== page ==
Lack of NBS ratings drives Wellington shortage
Wellington’s prime central business district office space remains at near full capacity. Photo / Supplied
The push to ensure a high seismic new building standard (NBS) rating has seen demand outstrip supply for commercial real estate in Wellington, says JLL.
Releasing the agency’s First Quarter 2019 Market Snapshot research report, detailing the state of the capital’s office and retail markets, JLL’s senior research analyst, Daniel Longmire, says prime central business district office space remains at near full capacity.
“Strong demand is coming from both government and private tenants,” Longmire says.
“Lack of supply in the top end of the market has been driven by the increased demand for buildings with higher NBS ratings and stock removals post-quake.
“This has underpinned the noticeable gap in vacancy rates between prime and secondary space, at 0.6 per cent and 8.7 per cent respectively as at the second half of 2018.”
Over the second quarter of 2018, total stock saw a rise of about 25,000sq m with 67,000sqm still under construction.
“Following fourth quarter of 2018, the Wellington office market has been unable to meet the demand for suitable space with the required NBS ratings,” says Longmire.
“Despite the significant amount of new NBS-rated, high-grade stock currently in the development pipeline, the completion dates are keeping vacancy rates for high quality space low, with rental rates expected to continue trending upward.”
Longmire says while JLL hasn’t seen any significant changes in office rental rates since the fourth quarter of 2018, some growth is expected before the end of this year for all grades.
“Gross face rents for prime and secondary office assets have stayed at $550 per sq m and $333 per sq m respectively. Incentives have not changed, with prime CBD assets at 2.0 per cent and secondary CBD assets at 8.8 per cent and no further expectation to change for the next 12 months,” says Longmire.
“The first quarter of this year did not see enough transactions to make an assessment on yields, however we have kept outlook at the fourth quarter of 2018 measures of 6.65 per cent for prime space and 9.25 per cent for secondary assets.”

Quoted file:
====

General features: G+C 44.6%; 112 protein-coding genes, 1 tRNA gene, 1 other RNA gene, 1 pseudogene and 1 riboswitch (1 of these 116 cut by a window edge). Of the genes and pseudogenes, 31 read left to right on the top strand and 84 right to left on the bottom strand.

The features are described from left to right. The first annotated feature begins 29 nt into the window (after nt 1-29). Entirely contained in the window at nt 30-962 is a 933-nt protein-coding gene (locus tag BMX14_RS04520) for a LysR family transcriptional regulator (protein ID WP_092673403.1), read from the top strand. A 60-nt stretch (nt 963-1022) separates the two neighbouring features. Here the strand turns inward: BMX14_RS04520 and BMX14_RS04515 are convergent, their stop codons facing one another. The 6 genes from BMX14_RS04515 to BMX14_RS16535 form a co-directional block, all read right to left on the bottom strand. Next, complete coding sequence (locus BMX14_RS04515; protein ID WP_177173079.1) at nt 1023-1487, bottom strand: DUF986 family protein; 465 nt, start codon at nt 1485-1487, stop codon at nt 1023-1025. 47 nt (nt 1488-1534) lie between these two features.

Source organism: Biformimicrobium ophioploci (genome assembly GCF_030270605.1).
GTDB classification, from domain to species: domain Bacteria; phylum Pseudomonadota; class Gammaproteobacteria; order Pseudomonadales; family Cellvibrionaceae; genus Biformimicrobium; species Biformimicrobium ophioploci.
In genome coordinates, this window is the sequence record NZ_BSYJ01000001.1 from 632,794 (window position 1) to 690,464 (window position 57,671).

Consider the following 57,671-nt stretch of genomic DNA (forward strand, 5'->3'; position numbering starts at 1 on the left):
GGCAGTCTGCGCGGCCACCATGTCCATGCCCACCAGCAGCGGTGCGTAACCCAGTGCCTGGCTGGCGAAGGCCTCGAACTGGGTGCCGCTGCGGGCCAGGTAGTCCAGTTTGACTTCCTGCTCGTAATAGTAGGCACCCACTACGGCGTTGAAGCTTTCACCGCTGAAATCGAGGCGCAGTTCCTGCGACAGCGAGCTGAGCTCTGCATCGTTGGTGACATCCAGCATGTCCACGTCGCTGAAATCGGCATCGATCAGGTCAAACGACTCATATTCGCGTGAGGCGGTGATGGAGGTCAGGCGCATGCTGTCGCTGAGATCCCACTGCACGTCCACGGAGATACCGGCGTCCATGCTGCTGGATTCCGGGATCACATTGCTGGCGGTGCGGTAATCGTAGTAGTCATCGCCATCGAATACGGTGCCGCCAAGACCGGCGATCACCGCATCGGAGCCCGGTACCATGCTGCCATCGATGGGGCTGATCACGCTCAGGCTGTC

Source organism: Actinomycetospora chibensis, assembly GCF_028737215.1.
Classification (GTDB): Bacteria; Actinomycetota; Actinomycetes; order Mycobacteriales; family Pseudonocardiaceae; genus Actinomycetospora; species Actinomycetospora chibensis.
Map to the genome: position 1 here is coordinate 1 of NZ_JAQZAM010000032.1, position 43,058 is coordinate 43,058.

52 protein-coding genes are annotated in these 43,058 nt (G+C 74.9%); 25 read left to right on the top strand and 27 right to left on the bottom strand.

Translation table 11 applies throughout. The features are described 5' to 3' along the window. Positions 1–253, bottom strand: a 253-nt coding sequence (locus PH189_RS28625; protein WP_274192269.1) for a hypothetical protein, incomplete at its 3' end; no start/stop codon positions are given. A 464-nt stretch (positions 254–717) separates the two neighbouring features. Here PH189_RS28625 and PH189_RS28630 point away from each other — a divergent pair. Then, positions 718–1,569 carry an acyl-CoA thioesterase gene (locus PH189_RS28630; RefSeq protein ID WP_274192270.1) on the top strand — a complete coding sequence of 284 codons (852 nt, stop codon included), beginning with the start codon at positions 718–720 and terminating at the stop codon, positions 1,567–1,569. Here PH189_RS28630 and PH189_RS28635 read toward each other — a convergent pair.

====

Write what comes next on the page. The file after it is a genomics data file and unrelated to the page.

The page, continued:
In relation retail, Wellington’s market has continued to face structural changes as consumers alter the way they shop, with a number of trends impacting brick and mortar retailers across NZ.
“Similarly, to the office and industrial markets, we have seen a preference for higher grade stock,” says Longmire.
“This has created a divergence between prime and secondary property assets with regards to demand, rental pricing, vacancy and investment preference. Additionally, we expect the increased demand for food and beverage will continue while traditional retailers are unable to adapt.”
Longmire says JLL expects retail supply to increase around 5000sq m in late 2019 and into early 2020.
“This includes the development of 16-20 Willis St, Stewart Dawson’s corner and the old Farmer’s store in the Southern CBD, which will cater to a range of occupiers,” says Longmire.
“Ongoing refurbishment and demolition of damaged and low NBS rated buildings will continue to ensure stock trickles into the market, typically returning at a higher grade than at the time of withdrawal.”
Rents in both prime and secondary retail assets have stayed flat from June 2018, keeping their $2425 and $775 per sq m values respectively, but Longmire predicts that occupiers will look to move toward better deals in upcoming accommodation reviews.
“Primary yields have remained at first half of 2018 levels, with the average sitting at 7.13 per cent, while secondary yields have stayed at 9.75 per cent, unchanged since December 2011,” says Longmire.
“Investors are becoming more cautious when it comes to retail assets, particularly those which will need costly improvements to increase NBS ratings or those outside of growth nodes and regional centres.”